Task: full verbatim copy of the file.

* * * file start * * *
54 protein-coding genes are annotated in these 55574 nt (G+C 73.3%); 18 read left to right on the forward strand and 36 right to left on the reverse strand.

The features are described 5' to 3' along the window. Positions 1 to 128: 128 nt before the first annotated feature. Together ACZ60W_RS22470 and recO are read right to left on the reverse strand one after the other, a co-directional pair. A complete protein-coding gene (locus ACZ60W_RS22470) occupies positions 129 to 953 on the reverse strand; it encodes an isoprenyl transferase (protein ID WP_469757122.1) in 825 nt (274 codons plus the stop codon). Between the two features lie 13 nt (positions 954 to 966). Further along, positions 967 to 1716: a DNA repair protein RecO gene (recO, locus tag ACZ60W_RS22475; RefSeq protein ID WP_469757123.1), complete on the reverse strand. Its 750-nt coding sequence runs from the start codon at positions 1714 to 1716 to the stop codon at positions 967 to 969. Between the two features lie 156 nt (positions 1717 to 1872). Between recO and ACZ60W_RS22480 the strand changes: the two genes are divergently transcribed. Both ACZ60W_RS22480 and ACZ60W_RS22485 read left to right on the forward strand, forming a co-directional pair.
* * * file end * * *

54 protein-coding genes are annotated in these 55574 nt (G+C 73.3%); 18 read left to right on the forward strand and 36 right to left on the reverse strand.

The features are described 5' to 3' along the window. Positions 1 to 128: 128 nt before the first annotated feature. Together ACZ60W_RS22470 and recO are read right to left on the reverse strand one after the other, a co-directional pair. A complete protein-coding gene (locus ACZ60W_RS22470) occupies positions 129 to 953 on the reverse strand; it encodes an isoprenyl transferase (protein ID WP_469757122.1) in 825 nt (274 codons plus the stop codon). Between the two features lie 13 nt (positions 954 to 966). Further along, positions 967 to 1716: a DNA repair protein RecO gene (recO, locus tag ACZ60W_RS22475; RefSeq protein ID WP_469757123.1), complete on the reverse strand. Its 750-nt coding sequence runs from the start codon at positions 1714 to 1716 to the stop codon at positions 967 to 969. Between the two features lie 156 nt (positions 1717 to 1872). Between recO and ACZ60W_RS22480 the strand changes: the two genes are divergently transcribed. Both ACZ60W_RS22480 and ACZ60W_RS22485 read left to right on the forward strand, forming a co-directional pair.